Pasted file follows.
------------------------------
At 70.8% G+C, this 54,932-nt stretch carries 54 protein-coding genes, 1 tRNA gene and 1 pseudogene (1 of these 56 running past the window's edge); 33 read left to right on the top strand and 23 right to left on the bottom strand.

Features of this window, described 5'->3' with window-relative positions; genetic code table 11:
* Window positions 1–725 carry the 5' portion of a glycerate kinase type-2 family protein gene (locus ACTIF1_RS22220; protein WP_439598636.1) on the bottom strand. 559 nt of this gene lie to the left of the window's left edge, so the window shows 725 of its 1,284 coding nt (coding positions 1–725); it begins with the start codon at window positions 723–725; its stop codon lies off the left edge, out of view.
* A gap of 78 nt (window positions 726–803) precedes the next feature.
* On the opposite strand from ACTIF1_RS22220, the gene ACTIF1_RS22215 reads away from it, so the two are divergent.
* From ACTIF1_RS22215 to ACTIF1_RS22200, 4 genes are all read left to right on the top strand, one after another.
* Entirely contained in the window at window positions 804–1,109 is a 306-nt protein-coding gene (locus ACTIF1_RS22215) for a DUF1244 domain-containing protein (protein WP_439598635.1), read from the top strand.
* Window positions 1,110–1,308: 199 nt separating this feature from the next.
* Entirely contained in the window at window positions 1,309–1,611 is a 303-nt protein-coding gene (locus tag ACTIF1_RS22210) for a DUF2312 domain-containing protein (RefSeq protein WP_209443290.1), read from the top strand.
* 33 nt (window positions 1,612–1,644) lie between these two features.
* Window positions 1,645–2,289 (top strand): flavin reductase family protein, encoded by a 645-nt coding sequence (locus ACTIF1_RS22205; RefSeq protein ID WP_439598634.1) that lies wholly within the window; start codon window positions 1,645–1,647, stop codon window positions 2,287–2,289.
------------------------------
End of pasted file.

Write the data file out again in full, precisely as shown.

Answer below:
At 70.8% G+C, this 54,932-nt stretch carries 54 protein-coding genes, 1 tRNA gene and 1 pseudogene (1 of these 56 running past the window's edge); 33 read left to right on the top strand and 23 right to left on the bottom strand.

Features of this window, described 5'->3' with window-relative positions; genetic code table 11:
* Window positions 1–725 carry the 5' portion of a glycerate kinase type-2 family protein gene (locus ACTIF1_RS22220; protein WP_439598636.1) on the bottom strand. 559 nt of this gene lie to the left of the window's left edge, so the window shows 725 of its 1,284 coding nt (coding positions 1–725); it begins with the start codon at window positions 723–725; its stop codon lies off the left edge, out of view.
* A gap of 78 nt (window positions 726–803) precedes the next feature.
* On the opposite strand from ACTIF1_RS22220, the gene ACTIF1_RS22215 reads away from it, so the two are divergent.
* From ACTIF1_RS22215 to ACTIF1_RS22200, 4 genes are all read left to right on the top strand, one after another.
* Entirely contained in the window at window positions 804–1,109 is a 306-nt protein-coding gene (locus ACTIF1_RS22215) for a DUF1244 domain-containing protein (protein WP_439598635.1), read from the top strand.
* Window positions 1,110–1,308: 199 nt separating this feature from the next.
* Entirely contained in the window at window positions 1,309–1,611 is a 303-nt protein-coding gene (locus tag ACTIF1_RS22210) for a DUF2312 domain-containing protein (RefSeq protein WP_209443290.1), read from the top strand.
* 33 nt (window positions 1,612–1,644) lie between these two features.
* Window positions 1,645–2,289 (top strand): flavin reductase family protein, encoded by a 645-nt coding sequence (locus ACTIF1_RS22205; RefSeq protein ID WP_439598634.1) that lies wholly within the window; start codon window positions 1,645–1,647, stop codon window positions 2,287–2,289.